linc19

  •                          The original Lincoln “Greyhound” mascot has survived in excellent condition.

Opportunity knocks and this a rare opportunity for someone to acquire a reasonably priced full classic car that can be recommissioned and left largely as is, in its last used state. The only change needed would be a set of canvas seat covers.

Vintage cars in a unrestored condition have always been widely admired and are highly sought after today and more popular that fully restored cars. A carefully stabilized and conserved car in this condition will be with be a major attraction at both concours and tours for the lucky new owner.

linc70

This highly desirable, untouched and attractive Lincoln Sport Phaeton is reasonably priced at $48,500. It is located here at The Old Motor workshop in S.E. Vermont and can be inspected by appointment at any time that is convenient for you. View twenty many more images and learn all the details about this car on The Old Motor For Sale and wanted page.

linco

  •           The second and third generations ready for a ride in grandfather’s Lincoln in the late 1960s.

linc43

  •                                            Carefully stored in a Vermont barn for forty-five years.

30-Lincoln

  •                               An identical 1930 Lincoln Model “L” with aluminum coachwork.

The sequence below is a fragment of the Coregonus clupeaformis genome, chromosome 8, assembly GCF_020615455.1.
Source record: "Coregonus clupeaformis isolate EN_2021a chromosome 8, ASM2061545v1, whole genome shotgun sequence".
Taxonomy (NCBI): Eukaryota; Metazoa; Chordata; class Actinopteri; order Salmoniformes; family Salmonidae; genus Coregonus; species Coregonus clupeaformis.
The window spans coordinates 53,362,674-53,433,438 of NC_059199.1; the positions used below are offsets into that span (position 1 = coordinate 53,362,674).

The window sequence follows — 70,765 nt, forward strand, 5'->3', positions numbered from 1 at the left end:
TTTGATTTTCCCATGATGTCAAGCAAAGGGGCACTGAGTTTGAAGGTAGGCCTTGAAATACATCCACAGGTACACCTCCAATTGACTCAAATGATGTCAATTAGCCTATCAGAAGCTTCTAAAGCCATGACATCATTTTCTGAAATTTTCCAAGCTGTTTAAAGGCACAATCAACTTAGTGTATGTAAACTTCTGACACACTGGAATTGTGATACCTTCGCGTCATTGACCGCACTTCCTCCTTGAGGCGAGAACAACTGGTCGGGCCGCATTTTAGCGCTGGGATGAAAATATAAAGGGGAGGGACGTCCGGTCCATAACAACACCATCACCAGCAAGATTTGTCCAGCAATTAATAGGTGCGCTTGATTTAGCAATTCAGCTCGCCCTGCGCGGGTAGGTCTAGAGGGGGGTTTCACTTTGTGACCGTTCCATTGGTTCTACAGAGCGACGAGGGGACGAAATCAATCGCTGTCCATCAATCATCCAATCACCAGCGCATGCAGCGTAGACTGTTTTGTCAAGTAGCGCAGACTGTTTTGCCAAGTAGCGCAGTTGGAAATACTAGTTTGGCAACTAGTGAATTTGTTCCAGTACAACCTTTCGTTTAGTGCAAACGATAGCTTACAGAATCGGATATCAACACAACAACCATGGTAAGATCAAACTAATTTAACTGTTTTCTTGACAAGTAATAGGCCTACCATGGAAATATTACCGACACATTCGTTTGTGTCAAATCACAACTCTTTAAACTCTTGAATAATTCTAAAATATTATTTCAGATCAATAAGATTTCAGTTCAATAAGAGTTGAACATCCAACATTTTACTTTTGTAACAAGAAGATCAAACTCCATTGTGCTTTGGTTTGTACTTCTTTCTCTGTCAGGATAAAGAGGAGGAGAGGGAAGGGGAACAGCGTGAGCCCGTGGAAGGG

8 responses to “SOLD August 2015: For Sale Barn Fresh 1930 Lincoln Sport Phaeton

  1. This car is at least a half dozen movie scripts. New York to Yellowstone and back via the Grand Canyon. I’m assuming 1939. There is a lot of nothing in between some of these places even today. It reminds me of the Winton movie that Tom Hanks narrated about an early SF to NY auto trip. He said the dog was the only one that didn’t swear! This is a cool machine. I hope the next owner has as much fun and pleasant memories with it.

  2. Hmm, you have the best of two worlds, Leland’s engineering and Edsel Ford’s taste. Not only an L head 348 cube V8, but the fork and blade connecting rods make it very smooth. Good luck with the sale, I think that’s a fair price for a survivor.

  3. David Greenlees, hello.
    I have lived among the BURLINGTON residents of Vermont for close to 10 years now, and about the BEST that I can say is that I have been able to attend research into early histories. I do like your 1930 Linc.(sport) phaeton.
    Other than to say the word “sport” added just that to the encompassed arena fermenting until modern 1896 new era, the “greyhound” MASCOT does inspire inquisition. perhaps you and your readers would be interested in knowing that the (northern) “PIKE” was the OBVIOUS(now forgotten) inspiration behind the name designated as “Turnpike”, very few of those very early WIDE thoroughfares were only allowed the name PIKE to be attached. Take a look at that pike species with extended half round lower lip…

  4. I n ’72 I was at an estate auction in Lincoln Mass. There was a ’30 Lincoln at that sale,in somewhat similar, condition( same model but I don’t remember a rear windshield) unrestored,just out of storage,in somewhat tatty condition. It sold for $10,000,which,at the time,I thought was a lot of money as I was into Chrysler T &C sedans which could be bought then,in decent running condition,for $1000 or less…those were the days !

Leave a Reply

Your email address will not be published. Required fields are marked *